There is a time for everything, and a season for every activity under
the heavens: a time to be born and a time to die…a time to weep
and a time to laugh, a time to mourn and a time to dance…
He has made everything beautiful in its time. He has also set eternity
in the human heart; yet no one can fathom what God has done from beginning to end.
—Ecclesiastes 3:1-2a, 4, 11
December 6, 2013 started out like any other wintry day in Pittsburgh, Pennsylvania. It turned out to be the beginning of a very unexpected end.
I don’t remember what time of day the phone call came. Late afternoon, I think. Maybe early evening?
It was my father, calling to tell me he was in the hospital, undergoing tests. Earlier that day, he had collapsed—it was like the muscles in his leg had just given out, causing him to drop to the floor. He had to crawl to the phone in order to call 911. He was convinced he was having a stroke.
It wasn’t a stroke, and I am still not sure what caused the weakness in his leg. What I am sure about is that Dad went into the hospital on December 6, he underwent surgery to remove an abdominal aortic aneurysm on December 16, and he died on December 27. Two days after Christmas.
December 2013 was a very dark month—both figuratively and literally.
“There is a time for everything, and a season for every activity under the heavens: a time to be born and a time to die…”
I was living a sort of suspended reality—going to work as usual, bookending my days with pre-dawn phone calls from Dad and evening visits with him at the hospital a couple miles away, often at the same time as my brother John. Dad never wanted us to stay long; he didn’t want to have to make small talk, to “entertain” his visitors. He was reluctant to let too many people know he was in the hospital for this very reason.
Then there was the long day spent in the surgical waiting room with my brother and sister-in-law and Uncle Paul, Dad’s younger brother. It was a risky surgery because of the location of the aneurysm. Before he was wheeled away to the operating room, Dad reminded me again that I held his power of attorney—that if things didn’t go well, he did not want extraordinary measures to be taken.
I nodded my understanding. And I assumed that all would be fine. But it wouldn’t be, and my father, at age 72, would only be with us for 11 more days.
“…a time to weep and a time to laugh, a time to mourn and a time to dance…”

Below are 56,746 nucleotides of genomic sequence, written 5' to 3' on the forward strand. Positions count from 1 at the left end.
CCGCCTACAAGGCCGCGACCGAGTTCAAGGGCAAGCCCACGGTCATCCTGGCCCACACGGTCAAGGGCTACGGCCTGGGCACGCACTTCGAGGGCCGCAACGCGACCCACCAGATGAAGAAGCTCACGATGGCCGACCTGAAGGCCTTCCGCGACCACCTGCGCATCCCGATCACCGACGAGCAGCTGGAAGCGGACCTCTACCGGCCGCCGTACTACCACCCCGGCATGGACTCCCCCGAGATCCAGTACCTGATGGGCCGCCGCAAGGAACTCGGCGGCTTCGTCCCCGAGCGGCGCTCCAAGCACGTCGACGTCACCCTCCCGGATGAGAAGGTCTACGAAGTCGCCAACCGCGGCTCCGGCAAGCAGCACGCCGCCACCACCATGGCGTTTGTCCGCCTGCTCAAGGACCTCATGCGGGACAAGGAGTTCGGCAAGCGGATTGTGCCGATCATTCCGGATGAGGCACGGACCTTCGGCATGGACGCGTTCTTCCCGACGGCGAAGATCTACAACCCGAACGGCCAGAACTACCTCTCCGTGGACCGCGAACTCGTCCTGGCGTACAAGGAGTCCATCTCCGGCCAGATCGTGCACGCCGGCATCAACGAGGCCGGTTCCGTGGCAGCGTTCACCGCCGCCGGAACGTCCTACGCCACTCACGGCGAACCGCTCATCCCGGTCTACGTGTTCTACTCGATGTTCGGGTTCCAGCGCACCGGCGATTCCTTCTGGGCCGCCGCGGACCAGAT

Even in the midst of those dark days, God kept showing up.
God showed up through Rose Marie, my dad’s companion, who took several buses a day to sit with him for hours, keeping him company and making sure he had what he needed.
God showed up through Dad’s ICU nurse, a man named Tom who used to work for the CCO and was now keeping vigil at my dad’s bedside. Tom was the only nurse Dad really trusted during those difficult and disorienting days between his surgery and his passing.
God showed up through my dear friends, Hank and Buffy and Myrna, who took me out for a leisurely dinner on the Winter Solstice, and who let me cry and laugh and feel whatever I was feeling.
God showed up through Uncle Paul and Aunt Barb and my cousins Meredith and Nathan, who responded to my tear-filled phone call two days after Christmas by driving an hour north to the hospital to join us at Dad’s bedside. To say goodbye. To hold vigil until the end.
“He has also set eternity in the human heart; yet no one can fathom what God has done from beginning to end.”
But that wasn’t the end.
God continued to show up in the days and weeks and months after that sad night at Dad’s last bedside.
God showed up through Bob Long and Dave Brewton and Peggar Dixon—three dear friends who stepped in to officiate Dad’s funeral and provide the music and prepare the food.
God showed up through the many friends and family members who traveled through frigid weather, between snowstorms, to celebrate Dad’s life with us in early 2014.
And God continues to show up.
This Advent, as we approach the eighth anniversary of the day we said goodbye to our father, I am beyond grateful for my brothers and their families. The camaraderie between us—from those early days of working together to settle Dad’s estate all the way to this current strange pandemic season, when we visit together via Zoom for a couple hours every Saturday night—is as concrete a sign of God’s faithfulness as anything I can think of.
The seasons continue. And God is faithful to show up in each one.